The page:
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Page 150 - ... the profession, are so numerous and important, that physicians are justly entitled to the utmost consideration and respect from the community. The public ought likewise to entertain a just appreciation of medical qualifications; to make a proper discrimination between true science and the assumptions of ignorance and empiricism...
Page 142 - There is no profession, from the members of which greater purity of character and a higher standard of moral excellence are required, than the medical ; and to attain such eminence is a duty every Physician owes alike to his profession and to his patients. It is due to the latter, as without it he cannot command their respect and confidence, and to both, because no scientific attainments can compensate for the want of correct moral principles.
Page 143 - ... solicitude which he experiences at the sickness of a wife, a child, or any one who by the ties of consanguinity is rendered peculiarly dear to him, tend to obscure his judgment, and produce timidity and irresolution in his practice. Under such circumstances, medical men are peculiarly dependent upon each other, and kind offices and professional aid should always be cheerfully and gratuitously afforded.
Page 143 - ... require him temporarily to withdraw from his duties to his patients, and to request some of his professional brethren to officiate for him. Compliance with this request is an act of courtesy, which should always be performed with the utmost consideration for the interest and character of the family physician, and when exercised for a short period, all the pecuniary obligations for such service should be awarded to him.
Page 140 - ... often, is a relapse. Patients should never allow themselves to be persuaded to take any medicine whatever, that may be recommended to them by the self-constituted doctors and doctresses who are so frequently met with, and who pretend to possess infallible remedies for the cure of every disease. However simple some of their prescriptions may appear to be, it often happens that they are productive of much mischief, and in all cases they are injurious, by contravening the plan of treatment adopted...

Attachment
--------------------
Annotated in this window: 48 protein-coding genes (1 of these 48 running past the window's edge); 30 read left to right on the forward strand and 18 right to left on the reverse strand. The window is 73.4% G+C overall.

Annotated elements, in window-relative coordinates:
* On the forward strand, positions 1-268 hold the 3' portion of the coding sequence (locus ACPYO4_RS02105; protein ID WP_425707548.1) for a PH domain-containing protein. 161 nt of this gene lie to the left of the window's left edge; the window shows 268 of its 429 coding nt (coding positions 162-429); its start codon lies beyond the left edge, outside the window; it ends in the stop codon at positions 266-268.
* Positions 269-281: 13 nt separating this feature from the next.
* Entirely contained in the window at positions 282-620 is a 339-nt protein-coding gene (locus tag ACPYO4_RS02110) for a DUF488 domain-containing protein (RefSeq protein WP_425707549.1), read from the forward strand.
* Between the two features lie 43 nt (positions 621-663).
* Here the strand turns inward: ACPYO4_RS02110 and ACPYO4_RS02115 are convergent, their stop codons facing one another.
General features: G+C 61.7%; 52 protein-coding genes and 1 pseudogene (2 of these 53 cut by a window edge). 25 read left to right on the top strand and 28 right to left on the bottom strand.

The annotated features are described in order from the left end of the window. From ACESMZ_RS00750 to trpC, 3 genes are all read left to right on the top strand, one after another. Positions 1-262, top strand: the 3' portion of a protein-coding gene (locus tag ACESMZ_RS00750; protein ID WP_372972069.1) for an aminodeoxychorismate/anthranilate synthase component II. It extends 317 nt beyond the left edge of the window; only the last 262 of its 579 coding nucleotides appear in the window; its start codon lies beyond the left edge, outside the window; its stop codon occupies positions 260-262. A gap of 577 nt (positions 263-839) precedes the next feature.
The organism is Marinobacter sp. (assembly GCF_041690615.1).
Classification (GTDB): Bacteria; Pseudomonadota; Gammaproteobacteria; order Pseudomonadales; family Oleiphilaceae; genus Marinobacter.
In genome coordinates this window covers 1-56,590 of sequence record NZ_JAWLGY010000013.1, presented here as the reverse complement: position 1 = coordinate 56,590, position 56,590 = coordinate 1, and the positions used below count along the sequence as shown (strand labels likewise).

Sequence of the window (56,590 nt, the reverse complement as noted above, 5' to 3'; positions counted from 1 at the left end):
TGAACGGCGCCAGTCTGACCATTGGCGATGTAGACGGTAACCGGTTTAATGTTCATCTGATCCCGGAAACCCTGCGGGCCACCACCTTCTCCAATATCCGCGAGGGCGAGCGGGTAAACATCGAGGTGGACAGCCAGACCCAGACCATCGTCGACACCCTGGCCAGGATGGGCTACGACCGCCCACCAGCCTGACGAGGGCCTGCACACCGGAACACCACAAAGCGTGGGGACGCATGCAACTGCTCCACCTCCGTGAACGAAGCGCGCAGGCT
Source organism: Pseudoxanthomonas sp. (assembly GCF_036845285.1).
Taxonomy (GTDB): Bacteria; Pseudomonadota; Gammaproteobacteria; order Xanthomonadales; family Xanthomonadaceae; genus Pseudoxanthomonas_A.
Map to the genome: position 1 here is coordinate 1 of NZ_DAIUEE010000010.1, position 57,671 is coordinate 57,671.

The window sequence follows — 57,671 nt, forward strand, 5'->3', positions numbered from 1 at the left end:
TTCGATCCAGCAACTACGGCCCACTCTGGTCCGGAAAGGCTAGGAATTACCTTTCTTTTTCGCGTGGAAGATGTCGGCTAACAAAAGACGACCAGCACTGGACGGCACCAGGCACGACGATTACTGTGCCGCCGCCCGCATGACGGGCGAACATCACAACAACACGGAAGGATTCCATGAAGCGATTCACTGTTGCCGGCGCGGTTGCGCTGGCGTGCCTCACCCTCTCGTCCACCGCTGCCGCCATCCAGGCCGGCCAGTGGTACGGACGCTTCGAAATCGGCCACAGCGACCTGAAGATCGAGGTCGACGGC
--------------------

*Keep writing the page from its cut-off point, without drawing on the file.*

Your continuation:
Page 141 - ... 10. A patient should, after his recovery, entertain a just and enduring sense of the value of the services rendered him by his physician ; for these are of such a character, that no mere pecuniary acknowledgment can repay or cancel them. CHAPTER II. OF THE DUTIES OF PHYSICIANS TO EACH OTHER AND TO THE PROFESSION AT LARGE.
Page 145 - The responsibility must be equally divided between the medical attendants — they must equally .share the credit of success as well as the blame of failure.
Page 141 - Every individual, on entering the profession, as he becomes thereby entitled to all its privileges and immunities, incurs an obligation to exert his best abilities to maintain its dignity and honor, to exalt its standing, and to extend the bounds of its usefulness.
Page 140 - The obedience of a patient to the prescriptions of his physician should be prompt and implicit. He should never permit his own crude opinions as to their fitness to influence his attention to them. A failure in one particular may render an otherwise judicious treatment dangerous, and even fatal. This remark is equally applicable to diet, drink, and exercise. As patients become convalescent, they are very apt to suppose that the rules prescribed for them vany be disregarded, and the consequence, but...
Page 149 - Poverty, professional brotherhood, and certain of the public duties referred to in the first section of this article, should always be recognized as presenting valid claims for gratuitous services; but neither institutions endowed by the public or by rich individuals, societies for mutual benefit, for the insurance of lives or for analogous purposes, nor any profession or occupation, can be admitted to possess such privilege.